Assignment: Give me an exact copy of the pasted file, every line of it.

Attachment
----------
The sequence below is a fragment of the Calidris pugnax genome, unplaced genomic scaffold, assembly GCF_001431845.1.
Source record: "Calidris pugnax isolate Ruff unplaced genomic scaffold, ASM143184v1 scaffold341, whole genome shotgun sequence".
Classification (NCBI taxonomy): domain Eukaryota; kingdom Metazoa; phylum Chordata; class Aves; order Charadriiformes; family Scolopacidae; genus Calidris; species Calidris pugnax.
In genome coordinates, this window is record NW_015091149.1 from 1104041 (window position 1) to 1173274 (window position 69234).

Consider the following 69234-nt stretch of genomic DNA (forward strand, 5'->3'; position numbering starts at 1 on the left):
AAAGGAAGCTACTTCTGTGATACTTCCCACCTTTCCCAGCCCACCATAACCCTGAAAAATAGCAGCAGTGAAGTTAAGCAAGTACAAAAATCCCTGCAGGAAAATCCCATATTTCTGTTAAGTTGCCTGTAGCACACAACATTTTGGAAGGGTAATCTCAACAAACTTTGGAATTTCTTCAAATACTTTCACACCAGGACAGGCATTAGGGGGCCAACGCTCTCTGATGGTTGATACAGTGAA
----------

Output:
The sequence below is a fragment of the Calidris pugnax genome, unplaced genomic scaffold, assembly GCF_001431845.1.
Source record: "Calidris pugnax isolate Ruff unplaced genomic scaffold, ASM143184v1 scaffold341, whole genome shotgun sequence".
Classification (NCBI taxonomy): domain Eukaryota; kingdom Metazoa; phylum Chordata; class Aves; order Charadriiformes; family Scolopacidae; genus Calidris; species Calidris pugnax.
In genome coordinates, this window is record NW_015091149.1 from 1104041 (window position 1) to 1173274 (window position 69234).

Consider the following 69234-nt stretch of genomic DNA (forward strand, 5'->3'; position numbering starts at 1 on the left):
AAAGGAAGCTACTTCTGTGATACTTCCCACCTTTCCCAGCCCACCATAACCCTGAAAAATAGCAGCAGTGAAGTTAAGCAAGTACAAAAATCCCTGCAGGAAAATCCCATATTTCTGTTAAGTTGCCTGTAGCACACAACATTTTGGAAGGGTAATCTCAACAAACTTTGGAATTTCTTCAAATACTTTCACACCAGGACAGGCATTAGGGGGCCAACGCTCTCTGATGGTTGATACAGTGAA